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Looking Seaward_Whisky Bay_Wilsons Promontory National Park

Leica MP camera and Leica 21mm f2.8 Elmarit Aspherical lens with Fuji Velvia 100F film

Quite light at days end provided a great opportunity to explore the relationship between the various elements within this scene. There’s a lot of information within the foreground shrubs and rocks. Their inherent color, shapes and textures provided a fairly complicated foreground. I had to be careful to position myself so that I could find the best arrangement by which I could do the following:

  • Illustrate each individual foreground element
  • Contrast the softness of the scrubs against the hardness of the rocks
  • Ensure there was sufficient space by which the viewer can navigate their way, from element to element, and then pass through to the island in the background. The small patch of sand at the bottom left of the frame provided a nice pathway into the image.

I’ve employed Adobe Lightroom 3 and Adobe Photoshop CS5 for image processing. The vivid color saturation associated with Fuji Velvia 100F film helped lift the otherwise subdued color palette. I’ve increased that saturation further during image processing. If I were to make a fine print for display I’d work to reduce the degree of saturation, particularly in the aqua/blue and magenta colors. But this is a small image, viewed on the web, and I doubt the extra punchy color will upset too many people.

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Glenn Guy, Blue Sky Photography


Afterglow_Harcourt Reservoir_Central Victoria

Canon 5D camera and Canon 85mm f1.2 L series USM lens. Exposure Details: 1/250 second @ f8 ISO 100.

For 12 years I regularly ran photography workshops in and around the small town of Chewton in Central Victoria. A short drive further north, towards the regional centre Bendigo, will bring you to the small town of Harcourt. Famous for its apples Harcourt also has wineries, a great pub and rolling rocky landscapes. I’ve photographed the Harcourt Reservoir a number of times, always around sunset. The light has always been interesting and, on occasions, spectacular.

The above image was made after a beautiful, but brief sunset. I couldn’t believe how quickly the sun seemed to set and how the sky above remained bright for around 20 minutes after sunset. I made this photo after the sun had sunk below the horizon. The conditions were such that its rays illuminating the low-lying cloud formation above and reflected that light back down into the reservoir. White clouds and water are, after all, highly reflective.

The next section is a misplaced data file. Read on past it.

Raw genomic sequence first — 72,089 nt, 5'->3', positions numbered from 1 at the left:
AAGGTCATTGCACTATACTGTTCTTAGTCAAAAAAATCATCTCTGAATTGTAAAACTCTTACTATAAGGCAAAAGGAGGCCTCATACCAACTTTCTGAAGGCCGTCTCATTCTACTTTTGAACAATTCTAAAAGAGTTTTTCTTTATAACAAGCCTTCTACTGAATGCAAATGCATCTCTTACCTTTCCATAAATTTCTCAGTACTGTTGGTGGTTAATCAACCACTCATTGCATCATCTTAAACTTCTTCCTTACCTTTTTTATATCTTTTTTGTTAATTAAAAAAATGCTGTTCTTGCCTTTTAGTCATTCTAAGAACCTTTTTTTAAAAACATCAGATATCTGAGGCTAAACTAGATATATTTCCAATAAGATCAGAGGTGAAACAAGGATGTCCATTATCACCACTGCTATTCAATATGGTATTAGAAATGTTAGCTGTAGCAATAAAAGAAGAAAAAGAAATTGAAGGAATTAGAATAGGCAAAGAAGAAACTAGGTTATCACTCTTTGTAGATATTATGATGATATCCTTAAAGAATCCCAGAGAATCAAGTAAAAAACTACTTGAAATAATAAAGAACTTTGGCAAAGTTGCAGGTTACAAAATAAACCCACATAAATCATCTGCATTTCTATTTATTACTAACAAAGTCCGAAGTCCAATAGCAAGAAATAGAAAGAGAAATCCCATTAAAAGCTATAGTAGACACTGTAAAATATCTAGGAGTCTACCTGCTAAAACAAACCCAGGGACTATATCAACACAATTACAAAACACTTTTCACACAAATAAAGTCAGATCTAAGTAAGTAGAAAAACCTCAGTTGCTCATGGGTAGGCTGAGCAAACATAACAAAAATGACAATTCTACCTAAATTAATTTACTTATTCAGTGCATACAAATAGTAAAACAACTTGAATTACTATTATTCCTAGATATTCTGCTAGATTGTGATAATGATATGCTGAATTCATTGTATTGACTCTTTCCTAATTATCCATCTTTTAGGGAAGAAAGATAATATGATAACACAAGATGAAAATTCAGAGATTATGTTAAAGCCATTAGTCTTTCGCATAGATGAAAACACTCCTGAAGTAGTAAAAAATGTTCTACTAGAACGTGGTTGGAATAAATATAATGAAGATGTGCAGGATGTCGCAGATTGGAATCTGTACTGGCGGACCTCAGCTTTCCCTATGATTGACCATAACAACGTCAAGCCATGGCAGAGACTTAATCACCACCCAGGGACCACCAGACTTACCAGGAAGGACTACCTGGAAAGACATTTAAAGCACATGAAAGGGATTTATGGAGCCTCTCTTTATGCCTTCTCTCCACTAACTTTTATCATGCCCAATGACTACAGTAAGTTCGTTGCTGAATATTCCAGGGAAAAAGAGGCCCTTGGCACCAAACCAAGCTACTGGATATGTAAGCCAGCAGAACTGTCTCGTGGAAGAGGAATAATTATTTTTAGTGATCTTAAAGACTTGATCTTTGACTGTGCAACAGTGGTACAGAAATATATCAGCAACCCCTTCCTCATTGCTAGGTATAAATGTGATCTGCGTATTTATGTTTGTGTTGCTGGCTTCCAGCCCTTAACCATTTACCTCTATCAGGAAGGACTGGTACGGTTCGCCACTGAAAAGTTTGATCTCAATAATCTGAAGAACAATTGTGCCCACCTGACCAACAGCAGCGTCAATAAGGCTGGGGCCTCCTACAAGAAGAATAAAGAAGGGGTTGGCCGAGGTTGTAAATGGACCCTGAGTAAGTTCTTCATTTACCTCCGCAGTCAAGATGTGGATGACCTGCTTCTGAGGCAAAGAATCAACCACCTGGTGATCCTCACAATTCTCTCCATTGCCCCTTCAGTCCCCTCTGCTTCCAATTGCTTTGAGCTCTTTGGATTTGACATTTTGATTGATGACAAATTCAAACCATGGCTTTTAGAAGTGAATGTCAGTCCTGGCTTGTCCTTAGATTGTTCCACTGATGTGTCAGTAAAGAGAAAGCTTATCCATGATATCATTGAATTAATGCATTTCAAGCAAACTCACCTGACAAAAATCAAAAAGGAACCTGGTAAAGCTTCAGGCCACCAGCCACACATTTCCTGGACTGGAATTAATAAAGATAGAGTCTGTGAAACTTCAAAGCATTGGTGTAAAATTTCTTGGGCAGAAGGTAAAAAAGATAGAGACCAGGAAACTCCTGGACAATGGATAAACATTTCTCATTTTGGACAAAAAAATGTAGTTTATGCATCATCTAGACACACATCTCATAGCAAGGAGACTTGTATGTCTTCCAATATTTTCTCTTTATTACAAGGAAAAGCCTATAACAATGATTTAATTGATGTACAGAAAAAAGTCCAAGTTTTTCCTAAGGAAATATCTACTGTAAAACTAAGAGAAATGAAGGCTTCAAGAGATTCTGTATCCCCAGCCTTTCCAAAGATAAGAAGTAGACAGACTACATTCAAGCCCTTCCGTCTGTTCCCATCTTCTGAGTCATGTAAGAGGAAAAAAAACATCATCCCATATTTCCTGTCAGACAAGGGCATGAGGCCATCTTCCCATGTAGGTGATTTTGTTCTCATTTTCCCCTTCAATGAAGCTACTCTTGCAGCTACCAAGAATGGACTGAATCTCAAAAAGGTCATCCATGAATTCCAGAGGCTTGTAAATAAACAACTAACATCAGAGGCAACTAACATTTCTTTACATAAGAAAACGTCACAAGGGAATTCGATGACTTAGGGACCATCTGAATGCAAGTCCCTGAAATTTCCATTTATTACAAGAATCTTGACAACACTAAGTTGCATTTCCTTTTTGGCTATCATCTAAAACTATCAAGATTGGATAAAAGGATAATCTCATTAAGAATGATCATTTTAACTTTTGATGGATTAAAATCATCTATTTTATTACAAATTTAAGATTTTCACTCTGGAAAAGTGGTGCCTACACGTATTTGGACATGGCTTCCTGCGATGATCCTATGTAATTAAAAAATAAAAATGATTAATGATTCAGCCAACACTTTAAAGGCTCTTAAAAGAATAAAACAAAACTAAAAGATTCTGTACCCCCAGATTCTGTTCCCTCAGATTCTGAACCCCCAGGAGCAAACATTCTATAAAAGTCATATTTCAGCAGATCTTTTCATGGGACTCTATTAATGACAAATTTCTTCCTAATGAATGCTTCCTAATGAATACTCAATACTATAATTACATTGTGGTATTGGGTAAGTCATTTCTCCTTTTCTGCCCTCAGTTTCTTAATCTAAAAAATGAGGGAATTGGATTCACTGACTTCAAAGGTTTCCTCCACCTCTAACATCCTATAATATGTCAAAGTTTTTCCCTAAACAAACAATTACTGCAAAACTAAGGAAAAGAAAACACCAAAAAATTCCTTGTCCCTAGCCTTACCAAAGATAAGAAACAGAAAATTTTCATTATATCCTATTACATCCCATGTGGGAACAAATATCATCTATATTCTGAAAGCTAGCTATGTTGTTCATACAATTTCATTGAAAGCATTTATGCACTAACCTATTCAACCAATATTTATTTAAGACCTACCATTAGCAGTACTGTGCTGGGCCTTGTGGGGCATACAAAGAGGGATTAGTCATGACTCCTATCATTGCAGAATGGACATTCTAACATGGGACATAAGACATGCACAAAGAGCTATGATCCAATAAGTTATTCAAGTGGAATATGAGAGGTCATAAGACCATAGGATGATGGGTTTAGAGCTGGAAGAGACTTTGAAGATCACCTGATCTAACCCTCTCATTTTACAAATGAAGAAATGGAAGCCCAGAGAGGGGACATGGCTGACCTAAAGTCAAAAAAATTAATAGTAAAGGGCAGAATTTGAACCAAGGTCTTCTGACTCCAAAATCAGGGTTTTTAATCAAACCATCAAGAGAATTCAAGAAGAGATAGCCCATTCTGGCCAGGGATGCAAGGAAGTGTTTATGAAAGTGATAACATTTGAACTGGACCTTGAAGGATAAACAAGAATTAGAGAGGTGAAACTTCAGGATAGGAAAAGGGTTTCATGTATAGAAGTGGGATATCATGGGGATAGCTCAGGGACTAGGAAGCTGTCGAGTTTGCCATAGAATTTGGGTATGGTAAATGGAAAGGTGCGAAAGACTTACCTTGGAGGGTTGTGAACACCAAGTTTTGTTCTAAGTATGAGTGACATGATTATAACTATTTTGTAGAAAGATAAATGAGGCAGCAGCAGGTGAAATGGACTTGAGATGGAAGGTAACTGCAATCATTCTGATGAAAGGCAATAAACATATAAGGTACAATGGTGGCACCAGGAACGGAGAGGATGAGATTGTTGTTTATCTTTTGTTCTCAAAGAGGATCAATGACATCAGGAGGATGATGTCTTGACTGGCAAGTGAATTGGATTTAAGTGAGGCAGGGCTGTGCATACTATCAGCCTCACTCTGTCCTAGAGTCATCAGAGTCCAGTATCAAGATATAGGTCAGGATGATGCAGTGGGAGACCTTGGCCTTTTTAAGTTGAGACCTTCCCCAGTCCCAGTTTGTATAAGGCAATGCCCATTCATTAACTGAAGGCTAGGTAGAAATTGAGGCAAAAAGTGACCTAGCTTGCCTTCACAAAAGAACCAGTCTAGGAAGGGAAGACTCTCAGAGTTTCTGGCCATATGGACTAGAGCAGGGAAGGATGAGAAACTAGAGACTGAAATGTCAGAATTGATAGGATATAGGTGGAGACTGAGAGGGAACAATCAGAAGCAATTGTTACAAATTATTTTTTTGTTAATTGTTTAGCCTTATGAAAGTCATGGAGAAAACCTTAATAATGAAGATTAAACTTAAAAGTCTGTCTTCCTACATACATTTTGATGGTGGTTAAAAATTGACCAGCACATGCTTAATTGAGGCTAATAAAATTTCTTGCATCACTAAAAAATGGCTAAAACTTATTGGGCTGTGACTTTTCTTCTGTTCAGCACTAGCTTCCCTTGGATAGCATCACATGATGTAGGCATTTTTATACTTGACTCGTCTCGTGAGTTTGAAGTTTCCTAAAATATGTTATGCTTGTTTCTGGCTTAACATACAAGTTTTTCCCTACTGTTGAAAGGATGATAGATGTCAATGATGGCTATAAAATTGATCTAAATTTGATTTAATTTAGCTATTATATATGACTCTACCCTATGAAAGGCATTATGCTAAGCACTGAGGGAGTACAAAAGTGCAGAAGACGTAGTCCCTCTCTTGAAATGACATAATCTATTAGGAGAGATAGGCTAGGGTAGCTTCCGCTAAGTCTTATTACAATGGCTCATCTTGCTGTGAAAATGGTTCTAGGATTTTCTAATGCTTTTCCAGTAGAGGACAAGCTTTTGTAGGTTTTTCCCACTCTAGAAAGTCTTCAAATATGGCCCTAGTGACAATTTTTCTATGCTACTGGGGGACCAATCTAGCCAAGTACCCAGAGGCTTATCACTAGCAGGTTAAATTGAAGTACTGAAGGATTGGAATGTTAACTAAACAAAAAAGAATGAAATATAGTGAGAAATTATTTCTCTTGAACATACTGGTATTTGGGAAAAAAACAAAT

The color and shape of the clouds are major design elements within the image. The color of the clouds is reflected in the water, while their shape is somewhat repeated in the reeds springing up through the surface of the water. This reminds me of a saying I learned during my days as a photography student: “As Above, So Below”. If you think about it it’s a very powerful and thought provoking saying. This may suggest a relationship between heaven and earth, sky and ground, spirit and body.

Symbolism and metaphors aside it’s rare when, during daylight hours, the ground is as bright as the sky. From my experience photographing under these conditions is a quite magical experience.

Processing was conducted in Adobe Lightroom 3 and Adobe Photoshop CS5.

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Glenn Guy, Blue Sky Photography

Running Color

An photo that's primary subject matter is light and color has produced an impressionistic result.

Canon 5D Mark II camera and Canon 24-105mm f4 L series lens @ 93mm. Exposure Details: 1/60 second @ f 11 ISO 100

The primary subject matter of this photo is light and color.

People will determine for themselves the relevance of the running/dripping text that had been applied to the front of the window. By photographing from the other side of the glass I was able to abstract the text and further enhance the sense of mystery. Most folks, looking for understanding, will no doubt try to make sense of the text by trying to read it. Perhaps there’s some hidden message that can be found by reversing the characters? Other folks will see the text as I did when I made the image: as design elements within the frame. Either approach is fine by me. As long as you can hold the viewers attention, and prompt them to explore and think about what they’re seeing, you’re doing well.

To further enhance their importance within the frame I was careful to compose the image in such a way to frame each character between the green vertical bars.

I love the muted colors, largely due to the frosted nature of the glass, and their complimentary (warm/cool) relationships.